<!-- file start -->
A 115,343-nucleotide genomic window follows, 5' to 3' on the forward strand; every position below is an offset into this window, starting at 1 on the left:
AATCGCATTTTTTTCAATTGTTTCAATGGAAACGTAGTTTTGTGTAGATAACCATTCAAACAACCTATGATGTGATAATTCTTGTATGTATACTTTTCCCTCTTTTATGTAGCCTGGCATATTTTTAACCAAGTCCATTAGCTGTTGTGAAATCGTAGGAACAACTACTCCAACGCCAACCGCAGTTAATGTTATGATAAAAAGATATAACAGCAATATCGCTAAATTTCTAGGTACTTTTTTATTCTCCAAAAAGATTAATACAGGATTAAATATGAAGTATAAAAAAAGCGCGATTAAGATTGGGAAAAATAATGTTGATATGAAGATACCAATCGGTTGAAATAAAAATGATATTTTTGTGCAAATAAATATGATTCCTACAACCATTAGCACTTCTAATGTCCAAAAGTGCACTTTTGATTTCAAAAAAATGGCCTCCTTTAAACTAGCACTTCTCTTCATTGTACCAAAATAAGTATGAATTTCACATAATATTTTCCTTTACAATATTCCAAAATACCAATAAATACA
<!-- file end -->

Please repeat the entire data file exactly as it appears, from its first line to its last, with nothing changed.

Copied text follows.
A 115,343-nucleotide genomic window follows, 5' to 3' on the forward strand; every position below is an offset into this window, starting at 1 on the left:
AATCGCATTTTTTTCAATTGTTTCAATGGAAACGTAGTTTTGTGTAGATAACCATTCAAACAACCTATGATGTGATAATTCTTGTATGTATACTTTTCCCTCTTTTATGTAGCCTGGCATATTTTTAACCAAGTCCATTAGCTGTTGTGAAATCGTAGGAACAACTACTCCAACGCCAACCGCAGTTAATGTTATGATAAAAAGATATAACAGCAATATCGCTAAATTTCTAGGTACTTTTTTATTCTCCAAAAAGATTAATACAGGATTAAATATGAAGTATAAAAAAAGCGCGATTAAGATTGGGAAAAATAATGTTGATATGAAGATACCAATCGGTTGAAATAAAAATGATATTTTTGTGCAAATAAATATGATTCCTACAACCATTAGCACTTCTAATGTCCAAAAGTGCACTTTTGATTTCAAAAAAATGGCCTCCTTTAAACTAGCACTTCTCTTCATTGTACCAAAATAAGTATGAATTTCACATAATATTTTCCTTTACAATATTCCAAAATACCAATAAATACA